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Freedom songs ring out in Pendleton

Evening at Great Pacific closes out MLK Day
Kathy Aney

East Oregonian

Published on January 15, 2018 12:01AM

Last changed on January 15, 2018 9:05PM

Georgina Johnson sings “Keep Your Eyes on the Prize “ on Monday during a Martin Luther King Day Celebration at Great Pacific in Pendleton. The song originally is a traditional folk song that became popular during the American Civil Rights Movement.

Staff photo by E.J. Harris

Georgina Johnson sings “Keep Your Eyes on the Prize “ on Monday during a Martin Luther King Day Celebration at Great Pacific in Pendleton. The song originally is a traditional folk song that became popular during the American Civil Rights Movement.

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Georgina Johnson, Margaret Mayer, Dan Haug, Ellen Wardell and Erin McCusker sing the traditional folk song “This Little Light of Mine” on Monday during a Martin Luther King Day Celebration at Great Pacific in Pendleton.

Staff photo by E.J. Harris

Georgina Johnson, Margaret Mayer, Dan Haug, Ellen Wardell and Erin McCusker sing the traditional folk song “This Little Light of Mine” on Monday during a Martin Luther King Day Celebration at Great Pacific in Pendleton.

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Almost 50 years after Martin Luther King Jr.’s violent death, Americans hold him close.

Maybe this year closer than ever.

Freedom songs rang out from the Great Pacific Wine & Coffee Co. as more than a hundred people gathered at the popular Pendleton eatery to celebrate King’s birthday. One could almost imagine MLK stepping onstage to offer inspiration in his calm, resonant voice.

A variety of performers sang about the things closest to King’s heart. One who closed their eyes to block out the sight of all those smart phones and 2018 styles could lean into the melody and cruise back to the 60s.

“We shall overcome

We shall overcome

We shall overcome someday

Oh, deep in my heart, I do believe

We shall overcome someday”

Event organizer Sarah Woodbury said King’s message continues to resound during this time of political polarization, social media bickering and disrespect for anyone who doesn’t share the same point of view.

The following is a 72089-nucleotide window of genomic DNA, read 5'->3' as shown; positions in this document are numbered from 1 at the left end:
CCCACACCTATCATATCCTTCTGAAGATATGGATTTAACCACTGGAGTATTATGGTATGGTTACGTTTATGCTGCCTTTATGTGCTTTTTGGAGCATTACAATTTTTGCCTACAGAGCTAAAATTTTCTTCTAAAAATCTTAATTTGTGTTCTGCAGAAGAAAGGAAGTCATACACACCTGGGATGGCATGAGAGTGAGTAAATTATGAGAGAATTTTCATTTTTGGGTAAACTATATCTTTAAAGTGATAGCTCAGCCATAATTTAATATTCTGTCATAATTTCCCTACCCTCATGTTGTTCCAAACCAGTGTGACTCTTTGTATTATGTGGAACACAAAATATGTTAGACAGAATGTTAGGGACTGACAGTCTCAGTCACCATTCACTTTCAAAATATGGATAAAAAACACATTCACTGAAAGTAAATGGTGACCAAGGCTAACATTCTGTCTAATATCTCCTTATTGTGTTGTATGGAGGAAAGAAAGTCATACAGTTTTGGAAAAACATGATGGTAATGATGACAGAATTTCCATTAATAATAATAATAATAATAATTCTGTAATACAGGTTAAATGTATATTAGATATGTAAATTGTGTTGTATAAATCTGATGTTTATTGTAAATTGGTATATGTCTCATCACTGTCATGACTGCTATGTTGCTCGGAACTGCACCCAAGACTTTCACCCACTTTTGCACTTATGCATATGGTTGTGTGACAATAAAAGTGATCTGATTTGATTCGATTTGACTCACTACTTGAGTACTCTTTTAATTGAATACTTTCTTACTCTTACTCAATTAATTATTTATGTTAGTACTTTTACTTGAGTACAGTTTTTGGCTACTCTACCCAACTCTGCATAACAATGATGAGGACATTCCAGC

“He was interested in changing the world non-violently — without shouting, without creating disunity,” Woodbury said. “He wanted to move forward and he wanted to do that without hate.”

The minister’s non-violent stance made him a target, though. He was arrested and assaulted. Someone planted an explosive device on his front porch that blew out his front windows.

“He held his course,” Woodbury said. “That’s something that is really hard to do. He said, ‘You need to love those people who hate you. We’re going to kneel, we’re going to march, but we’re not going to throw stones.’”

George Winter, who participated in the Civil Rights Movement in Mississippi in the mid-60s, spoke a few words to the crowd. MLK, he said, had both heart and eloquence.

“He spoke truth that was hard to speak,” Winter said. “He wanted us to share the work and start loving each other.”

For two hours, the tunes rolled, ricocheting off the GP’s brick walls and reminding everyone anew of a decade past that still offers so much.

Somewhere MLK was smiling broadly and snapping his fingers to the rhythm.

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Contact Kathy Aney at kaney@eastoregonian.com or 941-966-0810.



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